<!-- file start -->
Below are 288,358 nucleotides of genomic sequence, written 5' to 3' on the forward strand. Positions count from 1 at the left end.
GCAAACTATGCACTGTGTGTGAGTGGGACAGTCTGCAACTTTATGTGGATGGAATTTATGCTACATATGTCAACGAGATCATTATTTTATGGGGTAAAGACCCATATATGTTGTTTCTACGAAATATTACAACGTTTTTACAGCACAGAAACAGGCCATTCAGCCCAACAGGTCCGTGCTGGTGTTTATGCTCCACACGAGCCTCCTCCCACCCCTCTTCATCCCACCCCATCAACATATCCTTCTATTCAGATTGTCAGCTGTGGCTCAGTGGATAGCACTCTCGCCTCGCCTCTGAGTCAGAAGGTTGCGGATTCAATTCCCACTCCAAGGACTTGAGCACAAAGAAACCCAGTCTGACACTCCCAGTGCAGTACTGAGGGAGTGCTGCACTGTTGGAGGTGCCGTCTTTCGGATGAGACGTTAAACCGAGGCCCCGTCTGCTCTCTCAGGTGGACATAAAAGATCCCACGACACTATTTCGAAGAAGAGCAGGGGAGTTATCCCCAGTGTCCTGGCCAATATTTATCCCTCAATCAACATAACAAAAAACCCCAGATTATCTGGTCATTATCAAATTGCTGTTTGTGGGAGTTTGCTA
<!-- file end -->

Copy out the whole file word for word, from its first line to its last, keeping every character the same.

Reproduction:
Below are 288,358 nucleotides of genomic sequence, written 5' to 3' on the forward strand. Positions count from 1 at the left end.
GCAAACTATGCACTGTGTGTGAGTGGGACAGTCTGCAACTTTATGTGGATGGAATTTATGCTACATATGTCAACGAGATCATTATTTTATGGGGTAAAGACCCATATATGTTGTTTCTACGAAATATTACAACGTTTTTACAGCACAGAAACAGGCCATTCAGCCCAACAGGTCCGTGCTGGTGTTTATGCTCCACACGAGCCTCCTCCCACCCCTCTTCATCCCACCCCATCAACATATCCTTCTATTCAGATTGTCAGCTGTGGCTCAGTGGATAGCACTCTCGCCTCGCCTCTGAGTCAGAAGGTTGCGGATTCAATTCCCACTCCAAGGACTTGAGCACAAAGAAACCCAGTCTGACACTCCCAGTGCAGTACTGAGGGAGTGCTGCACTGTTGGAGGTGCCGTCTTTCGGATGAGACGTTAAACCGAGGCCCCGTCTGCTCTCTCAGGTGGACATAAAAGATCCCACGACACTATTTCGAAGAAGAGCAGGGGAGTTATCCCCAGTGTCCTGGCCAATATTTATCCCTCAATCAACATAACAAAAAACCCCAGATTATCTGGTCATTATCAAATTGCTGTTTGTGGGAGTTTGCTA